Prezident Markon’s New Singles Round-Up (Flavia Coelho, Manu Chao, Cheo, Nosostros, Joaquin and the Glowliners and many more)

By 07 June, 2024

Phew! Things are hotting up here – not to the degree seen in the north of India thank the weather gods, but hot enough for your average indoor pop-picker trying to separate the current wheat from the chaff. Here are my selections…

Slavo Rican Assembly: “Bomba En Eslovenia”

It’s always good to start with something out of the norm and the idea of a septet of Slavic and Puerto Rican musicians based in New York appeals to my sense of inclusivity. This excellent slice of Puerto Rican bomba was written by the band’s percussionist, Fernando García, and celebrates the outfit’s summer tour of band leader Jan Kus’s native Slovenia in 2022. Somehow, I think, you couldn’t script it. Anyway, the proof of the pudding is in the percussion and this is terrific.

Flavia Coelho: “Mais Amor”

Staying in an upbeat mood for now, here’s the final single from the France-based Brazilian queen of “Bossa Muffin’s” new album, GINGA. If the single is anything to go by, it must be a delight. As The Sunday Times put it, “This is a helping of pure sunshine.” In the song, she invites listeners to transcend their difficulties through music and dance. Sound advice, Flavia. (Which is incidentally the name of our dog’s squeaky flamingo toy. No relation.)

Earthtones: “Limones (ft. Semblanzas Del Rio Guapi & Numu)”

Forgive the spurious link, but this single came out on the same day as GINGA. It’s taken from an album that comes out at the end of this month and reflects Serge Bandura’s (aka Earthtones) lifelong love of house, techno and Afro-Colombian music in particular and Latin music in general. Mr. Earthtones is based in the U.S.A., while Semblanzas Del Rio Guapi are a group from the Pacific side of Colombia whose music is about “safeguarding the roots and cultural traditions of their ancestors,” according to the artist and electronic-music producer. The marriage of the two musical genres works a treat, recalling the more electronic incarnation of Sidestepper. 

Los York’s: “Abrázame”

It’s hard to keep up with the Peruvian garage band’s flagrant use of the apostrophe. They seem to have got it right on the MAG label’s cover here, but are generally I believe referred to as Los York’s. Whatever your feeling on the subject, Vampisoul’s re-release of this twangy 60s hip-shaker overrides any grammatical unease. They don’t make ’em like this anymore!

Manu Chao: “Viva Tu”

If the Los York’s apostrophe is hard to pin down, what about Manu Chao’s whereabouts? The globetrotting minstrel transcends geographical borders to personify the term “citizen of the world”. He’s been a bit quiet of late, so it’s good to have him back. It’s the first single from a forthcoming new album and the wanderer describes his musical return as a rumba written for his neighbours.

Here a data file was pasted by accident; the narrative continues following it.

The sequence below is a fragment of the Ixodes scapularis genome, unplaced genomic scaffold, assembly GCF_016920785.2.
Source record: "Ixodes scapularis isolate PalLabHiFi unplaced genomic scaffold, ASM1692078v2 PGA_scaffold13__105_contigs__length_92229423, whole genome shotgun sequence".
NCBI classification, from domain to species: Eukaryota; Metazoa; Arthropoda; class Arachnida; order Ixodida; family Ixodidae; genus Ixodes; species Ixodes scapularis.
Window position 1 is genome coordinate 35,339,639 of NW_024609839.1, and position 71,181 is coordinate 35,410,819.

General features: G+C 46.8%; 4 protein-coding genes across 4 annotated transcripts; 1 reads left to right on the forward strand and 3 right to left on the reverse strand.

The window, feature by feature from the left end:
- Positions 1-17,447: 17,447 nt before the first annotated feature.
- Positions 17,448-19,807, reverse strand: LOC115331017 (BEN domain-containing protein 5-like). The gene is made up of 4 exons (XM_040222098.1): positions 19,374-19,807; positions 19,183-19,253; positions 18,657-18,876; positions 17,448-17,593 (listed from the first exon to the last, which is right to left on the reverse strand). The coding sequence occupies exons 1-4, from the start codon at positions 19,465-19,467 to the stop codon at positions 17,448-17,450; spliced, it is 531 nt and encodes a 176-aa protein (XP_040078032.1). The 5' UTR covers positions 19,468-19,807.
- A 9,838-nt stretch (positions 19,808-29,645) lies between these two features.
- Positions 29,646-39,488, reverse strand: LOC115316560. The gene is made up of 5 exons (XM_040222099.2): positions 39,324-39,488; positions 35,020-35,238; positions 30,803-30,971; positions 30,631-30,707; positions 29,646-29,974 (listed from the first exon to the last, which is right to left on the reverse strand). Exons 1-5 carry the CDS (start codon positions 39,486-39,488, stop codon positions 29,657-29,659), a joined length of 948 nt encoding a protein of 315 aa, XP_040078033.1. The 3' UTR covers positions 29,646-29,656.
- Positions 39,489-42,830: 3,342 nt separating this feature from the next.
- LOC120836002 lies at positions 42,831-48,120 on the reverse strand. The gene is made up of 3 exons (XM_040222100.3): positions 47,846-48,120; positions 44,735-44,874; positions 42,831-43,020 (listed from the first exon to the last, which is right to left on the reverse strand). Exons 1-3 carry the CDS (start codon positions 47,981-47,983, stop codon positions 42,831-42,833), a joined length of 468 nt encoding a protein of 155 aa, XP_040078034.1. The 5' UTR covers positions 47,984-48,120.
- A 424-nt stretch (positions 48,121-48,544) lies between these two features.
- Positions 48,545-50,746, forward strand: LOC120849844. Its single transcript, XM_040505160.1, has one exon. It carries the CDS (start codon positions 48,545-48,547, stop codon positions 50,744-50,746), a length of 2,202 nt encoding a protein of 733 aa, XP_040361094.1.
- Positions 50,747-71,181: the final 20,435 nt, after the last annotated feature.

Cheo: “Llegaste Tarde”

From Chao to Cheo is one easy alphabetical jump. The music’s in a not dissimilar vein, either. It’s the second single from the Los Amigos Invisibles songwriter’s EP in which he refreshes some of the old songs of the Venezuelan band’s repertoire.

Venezonix: “Fuego Candela” (Venezonix remix)

Talking of Venezuelan refreshments… here’s a splendid electronic transformation of a 1983 recording by Caña Brava. The original’s drums ‘n’ voices interweave with synths ‘n’ funky bass lines to create a thoroughly infectious slice of Afro-house dance music. 

Combo Daguerre: “Paris, Paris, Paris, Paris”

No prizes for guessing what this is all about. The first single and first track from the Brooklyn-based Franco-Latin outfit’s forthcoming debut album, Fracassines, was all about a group of cello-playing assassins. “It will all end badly,” the chorus stated. Perhaps Brooklyn-based bandleader Olivier Conan watched Alexander MacKendrick’s wonderful The Ladykillers once too often. His band is named after the street in Paris’ 14th arrondissement where Monsieur Conan grew up, and it’s the francophone offshoot of the psychedelic cumbia band, Chicha Libre, who have featured more than once on this site. Combo Daguerre play a truly Franco-Latin hybrid informed by boleros, cumbia, rock, chanson, Serge Gainsbourg and, apparently, 1930s surrealism. Quite surreal in itself, when you stop and think about it.

Lila Iké: “He Loves Us Both ft. H.E.R.”

Whereas this situation is bound to end badly. We’ve heard it many times before from soul singers like Millie Jackson, Laura Lee and Shirley Brown: two women into one man just won’t go. It’ll all end up in tears. The soulful Jamaican-based songstress and the Grammy-winning R&B artist H.E.R. seem to be rather more philosophical about the idea of sharing the man who (supposedly) loves them both. Girls, don’t trust him!

BOWA: “Tousel A Dé”

Back to the French Connection. The cultured Martiniquais pianist, Maher Beauroy, whose terrific album Insula featured in our “Nunca Tarde” of June ’22, has given birth to an avatar of the elegant jazzman we know and love: BOWA (same pronunciation; clever). The single came out a while ago, one fifth of his EP, MVT (an abbreviation of the Creole expression “Mové Tan”, which translates as “bad weather”). Each of the five songs, as Beauroy or BOWA suggests, “is a page from my personal story, a testimony of the ‘MoVé Tan’ of love and loss. Caribbean music, pop, and electro are powerful languages that have allowed me to narrate this story authentically.”

Daniel Noah Miller: “Típico”

The name may not be familiar, but the Nicaraguan-American singer-songwriter and multi-instrumentalist is a co-founder of the alternative duo Lewis Del Mar, who have clocked up more than 350 million streams to date. So that will have earned them at least $100, I guess. With this song, Miller gets back to his Latin American roots as part of his first solo album, Disintegration. It’s beguiling stuff that works an insidious kind of magic, as befits the artist’s acknowledged influences of Milton Nascimento, Steve Reich, experimental composer William Basinski and the remarkable Ethiopian nun, Emahoy Tsegué-Maryam Guèbrou, who died at 99, some years after her piano compositions were released as part of the Ethiopiques series.